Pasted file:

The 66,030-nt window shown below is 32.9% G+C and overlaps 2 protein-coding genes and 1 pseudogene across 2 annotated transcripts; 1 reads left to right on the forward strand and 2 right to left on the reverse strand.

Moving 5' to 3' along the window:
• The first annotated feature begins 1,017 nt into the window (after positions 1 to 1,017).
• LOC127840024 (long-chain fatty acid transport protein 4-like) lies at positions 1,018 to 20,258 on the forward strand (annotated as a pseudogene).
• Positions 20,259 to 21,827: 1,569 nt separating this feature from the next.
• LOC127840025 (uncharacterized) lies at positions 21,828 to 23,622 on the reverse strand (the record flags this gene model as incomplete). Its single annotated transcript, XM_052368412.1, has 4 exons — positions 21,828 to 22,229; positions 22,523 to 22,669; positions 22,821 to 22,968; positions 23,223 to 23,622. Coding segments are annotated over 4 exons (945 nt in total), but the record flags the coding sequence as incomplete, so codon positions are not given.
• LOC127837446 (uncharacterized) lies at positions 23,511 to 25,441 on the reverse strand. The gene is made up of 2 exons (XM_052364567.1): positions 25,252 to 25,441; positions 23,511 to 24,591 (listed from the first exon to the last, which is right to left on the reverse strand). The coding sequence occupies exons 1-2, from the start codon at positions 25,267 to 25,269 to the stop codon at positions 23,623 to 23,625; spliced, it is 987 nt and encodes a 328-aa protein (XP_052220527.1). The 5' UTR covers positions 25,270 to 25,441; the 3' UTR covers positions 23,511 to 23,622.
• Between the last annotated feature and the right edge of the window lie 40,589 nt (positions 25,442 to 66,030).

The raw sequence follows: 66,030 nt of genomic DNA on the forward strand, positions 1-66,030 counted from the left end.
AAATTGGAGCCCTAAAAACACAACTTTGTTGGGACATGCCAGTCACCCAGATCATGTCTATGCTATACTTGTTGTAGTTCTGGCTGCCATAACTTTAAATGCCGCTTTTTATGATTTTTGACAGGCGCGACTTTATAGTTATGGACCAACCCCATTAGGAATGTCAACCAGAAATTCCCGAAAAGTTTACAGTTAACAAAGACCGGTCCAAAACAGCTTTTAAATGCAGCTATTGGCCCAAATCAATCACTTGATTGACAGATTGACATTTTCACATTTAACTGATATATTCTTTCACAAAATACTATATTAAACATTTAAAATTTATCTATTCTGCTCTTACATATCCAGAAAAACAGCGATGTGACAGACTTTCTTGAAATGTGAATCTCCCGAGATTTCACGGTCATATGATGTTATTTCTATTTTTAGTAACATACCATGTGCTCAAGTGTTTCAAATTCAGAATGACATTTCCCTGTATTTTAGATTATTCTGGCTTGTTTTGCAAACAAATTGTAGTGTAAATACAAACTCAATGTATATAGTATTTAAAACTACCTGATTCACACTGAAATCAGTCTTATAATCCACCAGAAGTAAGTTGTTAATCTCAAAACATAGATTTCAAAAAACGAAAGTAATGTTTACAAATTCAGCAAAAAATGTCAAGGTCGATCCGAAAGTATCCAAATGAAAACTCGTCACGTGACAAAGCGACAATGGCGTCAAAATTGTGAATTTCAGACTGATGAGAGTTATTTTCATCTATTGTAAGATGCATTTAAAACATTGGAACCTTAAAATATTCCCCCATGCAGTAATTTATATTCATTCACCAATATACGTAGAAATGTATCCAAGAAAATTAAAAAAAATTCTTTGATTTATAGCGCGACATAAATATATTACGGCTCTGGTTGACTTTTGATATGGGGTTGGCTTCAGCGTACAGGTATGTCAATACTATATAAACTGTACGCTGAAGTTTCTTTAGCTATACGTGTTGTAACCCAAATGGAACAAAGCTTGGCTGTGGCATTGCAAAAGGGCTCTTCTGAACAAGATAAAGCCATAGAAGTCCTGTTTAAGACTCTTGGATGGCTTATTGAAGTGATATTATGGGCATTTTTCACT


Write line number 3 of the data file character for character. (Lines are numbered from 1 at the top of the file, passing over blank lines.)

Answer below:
• The first annotated feature begins 1,017 nt into the window (after positions 1 to 1,017).